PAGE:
THE DISTRICT government is running out of time. In the seven months remaining in this fiscal year, city officials will have to find some way to close a deficit gap estimated by the city's budget office to be about $175 million. Every day that passes means that city officials have less time to save that money out of the current $1.4 billion budget. Every day that passes also means there is less time to raise money through new taxes. Mayor Barry must propose what he plans to do now so there will be time to understand the plan and properly deal with it. A hurried, last-minute effort could create more problems than it solves.

Now is also the time for the mayor to be frank with city residents about the magnitude of the budget trouble. The mayor has had some idea of the city's financial ailments since last September, when the city was unable to repay a $20 million loan. This January he said a drop in revenues and other problems left the city with a $29 million deficit. This month he has publicly revised that figure to at least $92 million. Various city council members and city officials have other estimates of the size of the deficit. There is a need for Mr. Barry to clear up the muddle and present an understandable account of the city's financial condition. Philadelphia Mayor William Green recently gave a state of the city address on TV in his city to pinpoint the cause and planned resolution of Philadelphia's financial troubles. Mayor Barry should do the same.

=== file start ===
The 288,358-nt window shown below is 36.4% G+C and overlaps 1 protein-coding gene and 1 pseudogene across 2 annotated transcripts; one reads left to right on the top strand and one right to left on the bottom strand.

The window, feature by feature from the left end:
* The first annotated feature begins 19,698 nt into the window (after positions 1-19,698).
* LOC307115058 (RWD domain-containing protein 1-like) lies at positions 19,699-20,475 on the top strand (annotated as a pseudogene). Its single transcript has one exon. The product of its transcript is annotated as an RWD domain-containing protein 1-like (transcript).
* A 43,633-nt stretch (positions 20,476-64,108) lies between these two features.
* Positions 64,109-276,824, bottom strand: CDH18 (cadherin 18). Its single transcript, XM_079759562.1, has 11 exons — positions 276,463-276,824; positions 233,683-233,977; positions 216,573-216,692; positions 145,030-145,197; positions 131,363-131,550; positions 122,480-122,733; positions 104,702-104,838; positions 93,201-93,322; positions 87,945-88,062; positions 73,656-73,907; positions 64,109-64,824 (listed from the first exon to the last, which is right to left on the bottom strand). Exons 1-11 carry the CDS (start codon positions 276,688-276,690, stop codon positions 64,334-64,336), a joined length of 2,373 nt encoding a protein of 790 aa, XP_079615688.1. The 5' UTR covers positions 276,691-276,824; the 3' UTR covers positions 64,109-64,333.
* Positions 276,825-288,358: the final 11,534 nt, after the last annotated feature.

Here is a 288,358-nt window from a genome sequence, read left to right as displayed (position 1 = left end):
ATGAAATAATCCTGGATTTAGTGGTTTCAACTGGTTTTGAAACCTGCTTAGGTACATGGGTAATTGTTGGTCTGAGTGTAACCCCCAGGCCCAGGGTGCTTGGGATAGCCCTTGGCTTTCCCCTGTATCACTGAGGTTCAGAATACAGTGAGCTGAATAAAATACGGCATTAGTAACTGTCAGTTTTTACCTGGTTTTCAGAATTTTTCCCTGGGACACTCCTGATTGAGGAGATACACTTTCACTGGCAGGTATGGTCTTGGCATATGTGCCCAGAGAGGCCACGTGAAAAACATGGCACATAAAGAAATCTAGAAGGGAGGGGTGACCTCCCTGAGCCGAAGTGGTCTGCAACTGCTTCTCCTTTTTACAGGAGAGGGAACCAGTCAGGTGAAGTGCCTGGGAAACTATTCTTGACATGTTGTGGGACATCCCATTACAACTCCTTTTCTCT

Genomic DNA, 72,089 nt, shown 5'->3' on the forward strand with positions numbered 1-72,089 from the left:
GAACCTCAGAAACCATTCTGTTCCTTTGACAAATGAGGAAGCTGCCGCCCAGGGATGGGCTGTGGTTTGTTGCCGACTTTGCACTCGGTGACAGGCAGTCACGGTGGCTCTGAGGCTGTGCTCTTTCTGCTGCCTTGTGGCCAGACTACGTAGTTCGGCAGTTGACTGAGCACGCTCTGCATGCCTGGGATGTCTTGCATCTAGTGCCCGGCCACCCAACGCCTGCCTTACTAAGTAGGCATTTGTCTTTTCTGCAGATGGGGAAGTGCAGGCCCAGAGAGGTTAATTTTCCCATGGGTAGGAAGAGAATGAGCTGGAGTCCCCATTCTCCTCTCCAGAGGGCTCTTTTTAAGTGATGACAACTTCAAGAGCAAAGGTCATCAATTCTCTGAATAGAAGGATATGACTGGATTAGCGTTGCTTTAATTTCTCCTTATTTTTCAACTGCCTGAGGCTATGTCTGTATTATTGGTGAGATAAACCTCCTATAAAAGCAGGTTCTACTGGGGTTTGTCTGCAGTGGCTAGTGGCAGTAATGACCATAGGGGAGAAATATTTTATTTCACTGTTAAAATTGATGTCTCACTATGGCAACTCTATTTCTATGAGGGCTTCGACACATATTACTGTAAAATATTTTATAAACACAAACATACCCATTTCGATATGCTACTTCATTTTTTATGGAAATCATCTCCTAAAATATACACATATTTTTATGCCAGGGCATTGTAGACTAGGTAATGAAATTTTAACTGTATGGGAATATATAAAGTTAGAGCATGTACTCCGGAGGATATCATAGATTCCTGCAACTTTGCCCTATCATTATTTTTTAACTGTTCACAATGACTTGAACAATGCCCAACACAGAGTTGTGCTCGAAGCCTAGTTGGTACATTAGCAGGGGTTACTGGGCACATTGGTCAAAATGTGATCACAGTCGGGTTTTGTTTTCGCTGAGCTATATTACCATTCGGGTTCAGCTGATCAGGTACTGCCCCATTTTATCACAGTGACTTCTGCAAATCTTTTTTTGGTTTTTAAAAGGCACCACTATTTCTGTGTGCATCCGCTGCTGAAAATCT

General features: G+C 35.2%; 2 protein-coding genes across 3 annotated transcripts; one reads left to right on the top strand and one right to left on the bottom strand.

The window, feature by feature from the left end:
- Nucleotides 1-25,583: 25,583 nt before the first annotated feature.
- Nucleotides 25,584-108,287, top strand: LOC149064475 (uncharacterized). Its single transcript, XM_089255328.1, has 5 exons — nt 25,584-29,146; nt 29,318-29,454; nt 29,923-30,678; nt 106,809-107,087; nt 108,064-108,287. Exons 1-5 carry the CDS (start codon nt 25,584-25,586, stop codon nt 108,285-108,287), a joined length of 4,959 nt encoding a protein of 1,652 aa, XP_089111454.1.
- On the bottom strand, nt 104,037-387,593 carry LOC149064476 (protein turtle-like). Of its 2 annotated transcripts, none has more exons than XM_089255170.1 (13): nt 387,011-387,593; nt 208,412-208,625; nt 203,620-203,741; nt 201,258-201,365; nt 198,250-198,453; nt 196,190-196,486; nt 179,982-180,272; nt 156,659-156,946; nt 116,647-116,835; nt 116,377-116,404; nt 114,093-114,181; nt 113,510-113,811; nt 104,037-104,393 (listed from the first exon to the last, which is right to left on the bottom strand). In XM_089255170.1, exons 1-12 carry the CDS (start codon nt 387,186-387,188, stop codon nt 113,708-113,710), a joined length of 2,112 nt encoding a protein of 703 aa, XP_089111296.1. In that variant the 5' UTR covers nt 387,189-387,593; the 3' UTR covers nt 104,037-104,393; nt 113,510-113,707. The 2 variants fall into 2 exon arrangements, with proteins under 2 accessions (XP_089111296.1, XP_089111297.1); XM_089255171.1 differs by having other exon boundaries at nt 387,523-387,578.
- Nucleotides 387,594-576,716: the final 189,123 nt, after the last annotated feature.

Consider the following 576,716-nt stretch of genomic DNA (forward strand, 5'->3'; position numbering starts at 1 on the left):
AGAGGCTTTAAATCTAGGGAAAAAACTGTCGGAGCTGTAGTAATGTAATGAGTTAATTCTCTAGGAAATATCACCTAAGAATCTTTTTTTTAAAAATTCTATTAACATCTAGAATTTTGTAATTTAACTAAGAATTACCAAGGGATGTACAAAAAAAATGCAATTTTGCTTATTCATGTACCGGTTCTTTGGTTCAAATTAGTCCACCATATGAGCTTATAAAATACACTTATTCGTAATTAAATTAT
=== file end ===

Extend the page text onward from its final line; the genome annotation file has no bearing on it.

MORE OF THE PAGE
While there is a need for the mayor to say more, there is a need for Rep. Charles Wilson (D-Tex.) to say less. Mr. Wilson told reporters recently that Congress is not going to give the city the remainder of the federal payment to help the city out of its money difficulties (some of which Congress itself contributed to over the years). Congress could give the city at least $62 million without exceeding the $300 million appropriated for this year's city budget under the federal government's payment to the city. f

Now that the city is in desperate need of the money -- largely because of court rulings that some city taxes are illegal and not because of frivolous spending -- Rep. Wilson declines to help the city. He refuses to come forward with the money, and instead points a finger at city officials, accusing them of poor fiscal management. Rep. Wilson should note that the federal payment to the city five years ago was authorized at $230 million, an amount almost equal to this year's total payment. The size of the federal payment five years ago was 25 percent of the whole budget. Now the federal payment is only 17 percent of the budget. Instead of bad-mouthing city officials, Rep. Wilson should use his energy to help the city out.